Trump plan on ethanol could hurt corn prices — study

Source: Marc Heller, E&E News reporter • Posted: Thursday, March 8, 2018

A potential compromise on ethanol mandates floated by the Trump administration would reduce demand for biofuels and could cause already low corn prices to slide further, researchers at Iowa State University said.

In a study, researchers at Iowa State’s Center for Agricultural and Rural Development said capping prices for renewable fuel credits while allowing year-round sales of higher-ethanol fuel could trim the effective annual ethanol mandate from 15 billion gallons to 14.3 billion gallons this year.

In addition, they said, unless the United States boosts corn exports, prices for that grain would fall by as much as 25 cents per bushel. Prices have been around $3.80 per bushel recently, which is close to or slightly below the expected break-even point this year, according to the Department of Agricultural and Consumer Economics at the University of Illinois.

The Iowa State study said capping price of renewable fuel credits, also called Renewable Identification Numbers, would throw off the market for E15 fuel even if U.S. EPA starts allowing its sale in summer.

That’s because E15 has slightly lower fuel efficiency, and RIN prices need to stay at a certain level to overcome the lower efficiency. That level could be around 50 cents each, they said, which is considerably higher than the 10 cents the administration has discussed.

E15 fuel is 15 percent ethanol. Gasoline sold now is typically 10 percent ethanol. Refineries that don’t blend ethanol into gasoline buy RINs from other companies in order to show compliance with the federal renewable fuel standard.

The administration has latched on to the idea of limiting RIN prices, possibly through a cap or a “waiver credit,” according to industry groups close to the discussions. The waiver credit would allow refiners to buy credits from the government and amounts to a cap in practice, sources said.

Sen. Ted Cruz (R-Texas) has led the calls in Congress for the concept.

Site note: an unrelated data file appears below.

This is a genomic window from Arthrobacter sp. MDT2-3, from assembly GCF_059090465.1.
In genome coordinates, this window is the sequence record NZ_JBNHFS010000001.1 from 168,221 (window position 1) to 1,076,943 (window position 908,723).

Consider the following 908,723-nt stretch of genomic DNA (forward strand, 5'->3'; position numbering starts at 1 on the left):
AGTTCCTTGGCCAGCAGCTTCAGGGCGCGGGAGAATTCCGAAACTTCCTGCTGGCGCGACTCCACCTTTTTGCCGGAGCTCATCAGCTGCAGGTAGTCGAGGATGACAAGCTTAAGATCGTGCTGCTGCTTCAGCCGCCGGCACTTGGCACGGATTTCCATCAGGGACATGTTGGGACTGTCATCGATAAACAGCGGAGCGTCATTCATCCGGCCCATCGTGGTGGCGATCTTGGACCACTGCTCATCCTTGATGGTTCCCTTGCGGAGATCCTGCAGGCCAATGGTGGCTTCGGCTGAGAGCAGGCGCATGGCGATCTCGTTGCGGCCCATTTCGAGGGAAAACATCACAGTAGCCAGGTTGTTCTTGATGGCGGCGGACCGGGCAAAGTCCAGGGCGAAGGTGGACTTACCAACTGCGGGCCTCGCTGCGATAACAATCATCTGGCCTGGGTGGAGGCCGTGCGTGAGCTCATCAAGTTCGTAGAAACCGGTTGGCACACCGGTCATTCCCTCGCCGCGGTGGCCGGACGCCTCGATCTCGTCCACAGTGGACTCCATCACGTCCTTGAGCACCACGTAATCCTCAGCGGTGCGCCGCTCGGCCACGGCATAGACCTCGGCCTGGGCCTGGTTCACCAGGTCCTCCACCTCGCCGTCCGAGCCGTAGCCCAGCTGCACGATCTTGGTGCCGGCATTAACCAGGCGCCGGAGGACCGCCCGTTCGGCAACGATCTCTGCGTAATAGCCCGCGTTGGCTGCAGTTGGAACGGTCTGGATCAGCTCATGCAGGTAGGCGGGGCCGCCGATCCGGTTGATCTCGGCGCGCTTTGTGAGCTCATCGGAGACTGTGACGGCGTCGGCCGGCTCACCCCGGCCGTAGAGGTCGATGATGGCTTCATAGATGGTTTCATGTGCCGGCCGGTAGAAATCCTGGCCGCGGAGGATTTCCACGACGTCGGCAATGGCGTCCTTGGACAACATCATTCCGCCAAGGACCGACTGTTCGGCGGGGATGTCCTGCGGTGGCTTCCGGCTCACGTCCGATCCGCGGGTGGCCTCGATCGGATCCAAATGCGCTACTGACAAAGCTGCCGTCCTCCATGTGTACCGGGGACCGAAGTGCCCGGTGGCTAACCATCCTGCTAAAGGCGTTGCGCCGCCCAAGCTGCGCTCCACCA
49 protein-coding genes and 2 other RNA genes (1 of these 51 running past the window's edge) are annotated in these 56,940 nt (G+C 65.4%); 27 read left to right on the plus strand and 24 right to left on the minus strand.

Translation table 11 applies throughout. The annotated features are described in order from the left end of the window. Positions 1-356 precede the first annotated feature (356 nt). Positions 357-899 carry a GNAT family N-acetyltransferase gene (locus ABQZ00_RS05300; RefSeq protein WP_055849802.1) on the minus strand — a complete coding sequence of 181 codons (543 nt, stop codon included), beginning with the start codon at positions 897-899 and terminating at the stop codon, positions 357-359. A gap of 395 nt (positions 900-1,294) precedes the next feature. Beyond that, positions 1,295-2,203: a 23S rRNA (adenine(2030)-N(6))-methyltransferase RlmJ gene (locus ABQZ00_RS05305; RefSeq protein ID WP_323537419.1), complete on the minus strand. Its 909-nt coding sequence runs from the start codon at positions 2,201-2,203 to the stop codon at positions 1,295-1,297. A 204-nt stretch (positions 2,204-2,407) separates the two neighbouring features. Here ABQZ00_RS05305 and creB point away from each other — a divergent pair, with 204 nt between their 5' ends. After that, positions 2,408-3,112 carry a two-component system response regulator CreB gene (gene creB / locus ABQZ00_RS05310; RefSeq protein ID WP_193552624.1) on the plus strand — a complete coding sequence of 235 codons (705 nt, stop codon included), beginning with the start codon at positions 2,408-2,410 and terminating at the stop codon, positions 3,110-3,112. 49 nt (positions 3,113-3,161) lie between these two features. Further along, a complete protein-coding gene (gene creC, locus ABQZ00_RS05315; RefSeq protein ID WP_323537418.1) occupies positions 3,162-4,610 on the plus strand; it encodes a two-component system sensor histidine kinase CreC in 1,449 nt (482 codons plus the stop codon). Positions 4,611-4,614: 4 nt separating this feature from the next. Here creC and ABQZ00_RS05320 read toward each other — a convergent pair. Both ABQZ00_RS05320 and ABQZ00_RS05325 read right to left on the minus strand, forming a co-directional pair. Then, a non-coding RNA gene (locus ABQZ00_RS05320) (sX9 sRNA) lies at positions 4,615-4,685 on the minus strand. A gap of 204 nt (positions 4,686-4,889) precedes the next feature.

Ethanol advocates have lined up against caps or waiver credits on RINs. The Renewable Fuels Association yesterday pointed to the study as evidence that the potential compromise would be “a bad deal for rural America and the nation’s consumers.”

“Here’s the bottom line: A RINs price cap would be a lose-lose scenario for America’s farmers and consumers, not the win-win Sen. Cruz has promised,” said RFS CEO Bob Dinneen in a statement.

The study, by Gabriel Lade, Sébastien Pouliot and Bruce Babcock, said researchers don’t have a crystal-clear picture of E15 markets, given the fuel’s limited availability. Retailers who haven’t offered it would likely start doing so if the seasonal restriction were lifted, they said, but only if RIN prices were high enough to make it attractive.

Iowa leads the nation in ethanol production.

The paper’s release comes as meetings among ethanol and petroleum interests, as well as senators interested in the issue, continue with President Trump and administration officials (E&E Daily, March 2).

A lobbying campaign by both sides has intensified in recent weeks. Union workers from the Philadelphia Energy Solutions refinery in Pennsylvania have urged action on RINs, citing the company’s assertion that high renewable fuel credit costs are behind its recent bankruptcy filing.

“Although the multibillion-dollar ethanol industry and its powerful lobbyists are determined to prove otherwise, our laws are not intended to guarantee profits for RIN traders,” said Kim Nibarger, national oil bargaining chairman for the United Steel Workers.

Today, workers from biofuel plants responded in kind, telling Trump in a letter, “There is no way to cut, cap, or eliminate RINs without cutting, capping, or eliminating gallons of homegrown fuel. These gimmicks would eliminate market access for higher ethanol blends, and they are deal-killers for rural America.”